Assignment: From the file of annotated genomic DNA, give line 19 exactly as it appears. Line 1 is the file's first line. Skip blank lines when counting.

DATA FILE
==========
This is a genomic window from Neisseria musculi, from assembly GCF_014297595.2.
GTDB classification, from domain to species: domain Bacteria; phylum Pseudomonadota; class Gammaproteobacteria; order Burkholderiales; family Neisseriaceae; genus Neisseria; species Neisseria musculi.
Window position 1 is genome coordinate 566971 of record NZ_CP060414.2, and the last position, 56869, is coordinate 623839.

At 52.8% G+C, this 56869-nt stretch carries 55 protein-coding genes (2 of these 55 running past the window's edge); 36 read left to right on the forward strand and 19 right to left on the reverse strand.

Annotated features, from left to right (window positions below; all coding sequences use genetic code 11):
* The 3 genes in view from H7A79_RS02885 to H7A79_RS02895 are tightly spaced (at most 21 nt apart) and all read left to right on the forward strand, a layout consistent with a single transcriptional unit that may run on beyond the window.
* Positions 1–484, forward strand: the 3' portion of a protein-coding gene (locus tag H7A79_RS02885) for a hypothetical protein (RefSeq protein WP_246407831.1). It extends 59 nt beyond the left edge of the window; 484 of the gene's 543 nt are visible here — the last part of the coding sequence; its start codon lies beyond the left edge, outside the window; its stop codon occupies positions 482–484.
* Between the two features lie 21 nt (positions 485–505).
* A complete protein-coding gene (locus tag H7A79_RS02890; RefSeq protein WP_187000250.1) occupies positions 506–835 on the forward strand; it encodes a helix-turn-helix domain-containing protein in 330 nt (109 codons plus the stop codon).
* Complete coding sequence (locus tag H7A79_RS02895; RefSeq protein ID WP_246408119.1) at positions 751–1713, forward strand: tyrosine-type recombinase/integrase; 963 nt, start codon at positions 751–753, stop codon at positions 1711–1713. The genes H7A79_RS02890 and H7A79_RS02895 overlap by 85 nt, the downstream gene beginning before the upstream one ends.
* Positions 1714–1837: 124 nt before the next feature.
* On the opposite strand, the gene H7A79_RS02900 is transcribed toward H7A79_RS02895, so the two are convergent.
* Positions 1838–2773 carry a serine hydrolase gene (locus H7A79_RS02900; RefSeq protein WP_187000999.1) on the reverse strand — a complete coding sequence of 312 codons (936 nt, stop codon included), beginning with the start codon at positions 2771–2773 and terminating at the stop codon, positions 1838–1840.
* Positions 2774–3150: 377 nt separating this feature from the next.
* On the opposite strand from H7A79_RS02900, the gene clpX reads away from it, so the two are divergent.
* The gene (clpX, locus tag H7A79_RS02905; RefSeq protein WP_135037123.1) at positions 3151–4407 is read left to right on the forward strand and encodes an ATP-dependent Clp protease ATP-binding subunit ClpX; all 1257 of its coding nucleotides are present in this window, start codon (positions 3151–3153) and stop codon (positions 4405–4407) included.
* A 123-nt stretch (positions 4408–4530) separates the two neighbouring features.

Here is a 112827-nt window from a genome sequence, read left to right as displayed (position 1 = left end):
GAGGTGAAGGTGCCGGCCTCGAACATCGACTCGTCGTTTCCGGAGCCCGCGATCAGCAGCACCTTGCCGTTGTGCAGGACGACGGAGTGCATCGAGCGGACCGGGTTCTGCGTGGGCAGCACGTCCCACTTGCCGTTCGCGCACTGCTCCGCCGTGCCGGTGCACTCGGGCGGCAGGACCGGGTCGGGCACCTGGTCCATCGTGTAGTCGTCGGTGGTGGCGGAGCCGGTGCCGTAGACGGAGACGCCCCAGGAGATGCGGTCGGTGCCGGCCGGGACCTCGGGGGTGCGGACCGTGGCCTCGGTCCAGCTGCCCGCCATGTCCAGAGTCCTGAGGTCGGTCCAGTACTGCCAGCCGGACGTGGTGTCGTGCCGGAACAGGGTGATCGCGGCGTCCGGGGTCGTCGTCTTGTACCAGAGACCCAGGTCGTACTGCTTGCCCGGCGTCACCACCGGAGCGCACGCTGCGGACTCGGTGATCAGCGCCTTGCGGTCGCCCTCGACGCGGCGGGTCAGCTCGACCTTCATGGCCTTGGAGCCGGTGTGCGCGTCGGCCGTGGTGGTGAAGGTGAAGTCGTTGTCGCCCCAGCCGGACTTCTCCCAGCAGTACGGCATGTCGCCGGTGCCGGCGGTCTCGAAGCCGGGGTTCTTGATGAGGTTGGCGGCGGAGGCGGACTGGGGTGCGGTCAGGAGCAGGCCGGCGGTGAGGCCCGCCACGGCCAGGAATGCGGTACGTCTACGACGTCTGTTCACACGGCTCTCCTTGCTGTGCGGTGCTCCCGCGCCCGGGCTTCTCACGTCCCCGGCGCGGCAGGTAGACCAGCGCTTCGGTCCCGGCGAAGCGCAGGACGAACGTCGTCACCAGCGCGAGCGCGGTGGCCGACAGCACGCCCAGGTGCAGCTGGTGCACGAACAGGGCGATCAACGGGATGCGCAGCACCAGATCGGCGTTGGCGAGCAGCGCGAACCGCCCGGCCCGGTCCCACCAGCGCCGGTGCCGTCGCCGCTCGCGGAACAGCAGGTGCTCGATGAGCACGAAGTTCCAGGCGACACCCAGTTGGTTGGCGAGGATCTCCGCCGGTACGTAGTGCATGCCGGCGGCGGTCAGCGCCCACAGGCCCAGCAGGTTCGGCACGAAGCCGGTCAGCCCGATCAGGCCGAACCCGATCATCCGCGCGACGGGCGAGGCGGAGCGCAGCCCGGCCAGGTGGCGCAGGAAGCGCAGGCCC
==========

GAGGTGAAGGTGCCGGCCTCGAACATCGACTCGTCGTTTCCGGAGCCCGCGATCAGCAGCACCTTGCCGTTGTGCAGGACGACGGAGTGCATCGAGCGGACCGGGTTCTGCGTGGGCAGCACGTCCCACTTGCCGTTCGCGCACTGCTCCGCCGTGCCGGTGCACTCGGGCGGCAGGACCGGGTCGGGCACCTGGTCCATCGTGTAGTCGTCGGTGGTGGCGGAGCCGGTGCCGTAGACGGAGACGCCCCAGGAGATGCGGTCGGTGCCGGCCGGGACCTCGGGGGTGCGGACCGTGGCCTCGGTCCAGCTGCCCGCCATGTCCAGAGTCCTGAGGTCGGTCCAGTACTGCCAGCCGGACGTGGTGTCGTGCCGGAACAGGGTGATCGCGGCGTCCGGGGTCGTCGTCTTGTACCAGAGACCCAGGTCGTACTGCTTGCCCGGCGTCACCACCGGAGCGCACGCTGCGGACTCGGTGATCAGCGCCTTGCGGTCGCCCTCGACGCGGCGGGTCAGCTCGACCTTCATGGCCTTGGAGCCGGTGTGCGCGTCGGCCGTGGTGGTGAAGGTGAAGTCGTTGTCGCCCCAGCCGGACTTCTCCCAGCAGTACGGCATGTCGCCGGTGCCGGCGGTCTCGAAGCCGGGGTTCTTGATGAGGTTGGCGGCGGAGGCGGACTGGGGTGCGGTCAGGAGCAGGCCGGCGGTGAGGCCCGCCACGGCCAGGAATGCGGTACGTCTACGACGTCTGTTCACACGGCTCTCCTTGCTGTGCGGTGCTCCCGCGCCCGGGCTTCTCACGTCCCCGGCGCGGCAGGTAGACCAGCGCTTCGGTCCCGGCGAAGCGCAGGACGAACGTCGTCACCAGCGCGAGCGCGGTGGCCGACAGCACGCCCAGGTGCAGCTGGTGCACGAACAGGGCGATCAACGGGATGCGCAGCACCAGATCGGCGTTGGCGAGCAGCGCGAACCGCCCGGCCCGGTCCCACCAGCGCCGGTGCCGTCGCCGCTCGCGGAACAGCAGGTGCTCGATGAGCACGAAGTTCCAGGCGACACCCAGTTGGTTGGCGAGGATCTCCGCCGGTACGTAGTGCATGCCGGCGGCGGTCAGCGCCCACAGGCCCAGCAGGTTCGGCACGAAGCCGGTCAGCCCGATCAGGCCGAACCCGATCATCCGCGCGACGGGCGAGGCGGAGCGCAGCCCGGCCAGGTGGCGCAGGAAGCGCAGGCCC